Digital Voltage Energizes Salt Lake City

Last Updated by James Davie on

Titles are hard!

Not just for blog posts, but for YouTube videos as well.

At the recent PBS Digital Voltage workshop held in Salt Lake City, participants got to take a look at a then-unreleased episode of KQED’s Deep Look and try to come up with a title and description – sorry, “keyword-rich description” - that would hook viewers as they scrolled through the millions of choices offered there. It was about Acorn Woodpeckers and their unique method of storing food for the winter.

Our groups came up with some pretty creative ideas, some punny, some bawdy…none of which were used by Deep Look, who, it turns out, already had a title in mind. But it was a great exercise – practical, hands-on, fun, and creative. Which pretty much describes the whole two-day workshop.

As the representative of the hosting station, I’ll admit I was a little bummed to hear that the workshop in Salt Lake was going to be the most…let’s say “intimate” of the eight conferences put on by PBS Digital Studios with support from CPB. By the end of it, though, I felt the group in attendance was the perfect size. We had great interactions with each other during our table work, had time to interact and ask questions of our presenters, and really got to talk about how to apply what we were learning about finding and activating an audience, funding digital productions, and optimizing content for our chosen platforms at our individual stations.

Digital Voltage made a pretty big impact for such a short conference. Since we hosted, KUED was lucky to have not only our Digital Media team present, but also staff from Marketing, Community Outreach, and Broadcast Production. Not an hour after the conference ended, I was approached about when we were going to get together again to talk about what we had learned and where we needed to make adjustments in our own digital efforts. We did so the following week.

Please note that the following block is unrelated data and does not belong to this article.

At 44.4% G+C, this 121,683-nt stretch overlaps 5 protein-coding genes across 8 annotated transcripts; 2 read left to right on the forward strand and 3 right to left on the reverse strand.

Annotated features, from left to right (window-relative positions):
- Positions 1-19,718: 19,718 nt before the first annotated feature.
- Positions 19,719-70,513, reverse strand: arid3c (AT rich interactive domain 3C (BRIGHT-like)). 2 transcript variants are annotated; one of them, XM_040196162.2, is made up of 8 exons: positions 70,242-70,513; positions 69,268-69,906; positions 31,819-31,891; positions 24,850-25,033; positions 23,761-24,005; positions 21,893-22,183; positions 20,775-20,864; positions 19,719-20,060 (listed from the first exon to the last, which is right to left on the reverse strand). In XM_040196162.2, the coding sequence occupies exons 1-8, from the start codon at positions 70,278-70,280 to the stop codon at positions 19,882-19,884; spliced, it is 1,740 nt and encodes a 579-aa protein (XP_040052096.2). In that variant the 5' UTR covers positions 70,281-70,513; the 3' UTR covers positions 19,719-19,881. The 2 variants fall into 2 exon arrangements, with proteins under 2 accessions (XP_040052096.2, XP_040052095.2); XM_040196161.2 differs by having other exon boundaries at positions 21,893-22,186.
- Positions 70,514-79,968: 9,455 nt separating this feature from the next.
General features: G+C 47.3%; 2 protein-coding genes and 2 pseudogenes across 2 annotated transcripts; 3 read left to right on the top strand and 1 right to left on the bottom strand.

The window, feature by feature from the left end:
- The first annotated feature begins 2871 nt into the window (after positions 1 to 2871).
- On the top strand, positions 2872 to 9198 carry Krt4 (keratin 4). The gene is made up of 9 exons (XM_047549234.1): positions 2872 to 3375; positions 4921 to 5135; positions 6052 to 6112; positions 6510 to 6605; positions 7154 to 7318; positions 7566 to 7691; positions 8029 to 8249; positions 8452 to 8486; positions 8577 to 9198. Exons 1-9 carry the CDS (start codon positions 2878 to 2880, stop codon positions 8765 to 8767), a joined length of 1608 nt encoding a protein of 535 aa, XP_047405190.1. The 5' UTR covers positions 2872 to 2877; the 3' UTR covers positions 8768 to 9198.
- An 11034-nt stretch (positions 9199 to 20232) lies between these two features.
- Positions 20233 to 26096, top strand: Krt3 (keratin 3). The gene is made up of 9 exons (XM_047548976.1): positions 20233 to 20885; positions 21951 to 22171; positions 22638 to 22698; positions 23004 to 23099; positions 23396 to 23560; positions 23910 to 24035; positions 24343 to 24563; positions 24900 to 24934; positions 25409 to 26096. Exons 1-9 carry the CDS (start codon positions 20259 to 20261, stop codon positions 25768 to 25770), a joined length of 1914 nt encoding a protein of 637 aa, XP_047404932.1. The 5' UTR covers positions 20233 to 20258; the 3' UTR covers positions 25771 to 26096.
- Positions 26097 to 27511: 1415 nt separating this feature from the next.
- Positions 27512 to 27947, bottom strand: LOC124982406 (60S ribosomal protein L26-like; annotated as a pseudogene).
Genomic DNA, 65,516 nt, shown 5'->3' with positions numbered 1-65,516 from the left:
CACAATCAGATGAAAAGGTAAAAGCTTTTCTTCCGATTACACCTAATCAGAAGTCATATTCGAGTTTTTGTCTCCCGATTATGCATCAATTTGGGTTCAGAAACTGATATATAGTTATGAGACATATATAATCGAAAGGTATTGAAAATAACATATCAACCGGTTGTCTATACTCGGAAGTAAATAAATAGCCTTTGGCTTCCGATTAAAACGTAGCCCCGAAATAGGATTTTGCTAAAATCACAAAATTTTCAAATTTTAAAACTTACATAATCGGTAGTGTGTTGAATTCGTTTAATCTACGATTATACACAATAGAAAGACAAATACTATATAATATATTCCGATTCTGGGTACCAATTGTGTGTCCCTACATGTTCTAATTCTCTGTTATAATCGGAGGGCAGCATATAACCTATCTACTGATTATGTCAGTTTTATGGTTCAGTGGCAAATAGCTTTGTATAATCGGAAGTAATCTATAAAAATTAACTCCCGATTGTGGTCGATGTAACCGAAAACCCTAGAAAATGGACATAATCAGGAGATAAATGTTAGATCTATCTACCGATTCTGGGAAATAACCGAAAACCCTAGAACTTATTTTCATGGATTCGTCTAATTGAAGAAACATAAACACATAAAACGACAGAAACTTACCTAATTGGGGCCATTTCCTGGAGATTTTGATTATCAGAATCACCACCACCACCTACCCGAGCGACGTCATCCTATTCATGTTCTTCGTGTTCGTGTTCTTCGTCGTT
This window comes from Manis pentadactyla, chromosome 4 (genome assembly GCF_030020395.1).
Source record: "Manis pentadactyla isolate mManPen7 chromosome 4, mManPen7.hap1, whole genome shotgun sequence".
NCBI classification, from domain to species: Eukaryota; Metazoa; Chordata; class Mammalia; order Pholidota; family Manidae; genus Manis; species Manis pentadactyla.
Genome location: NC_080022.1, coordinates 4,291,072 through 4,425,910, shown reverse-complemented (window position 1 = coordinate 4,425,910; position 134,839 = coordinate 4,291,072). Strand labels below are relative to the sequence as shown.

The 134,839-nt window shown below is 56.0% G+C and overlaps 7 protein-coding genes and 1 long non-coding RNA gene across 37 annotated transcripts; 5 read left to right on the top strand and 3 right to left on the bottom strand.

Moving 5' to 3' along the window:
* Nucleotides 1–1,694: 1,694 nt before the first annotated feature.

And that meeting was loooong. And substantive. And we made real changes based on what we had learned about how valuable a host can be to a digital series, how content posted to Facebook should be “shareable,” while content on YouTube should be “searchable,” and how valuable it is to take a clear-eyed look back at your results and make adjustments based on them.

And (to use an analogy that the staff here will mock me for forever) like the Acorn Woodpecker in the video in our exercise (https://youtu.be/XvPaiDX_3JM), we now have a store of ideas and knowledge to draw from as we continue to plan our digital future.

Yeah, endings are hard too.

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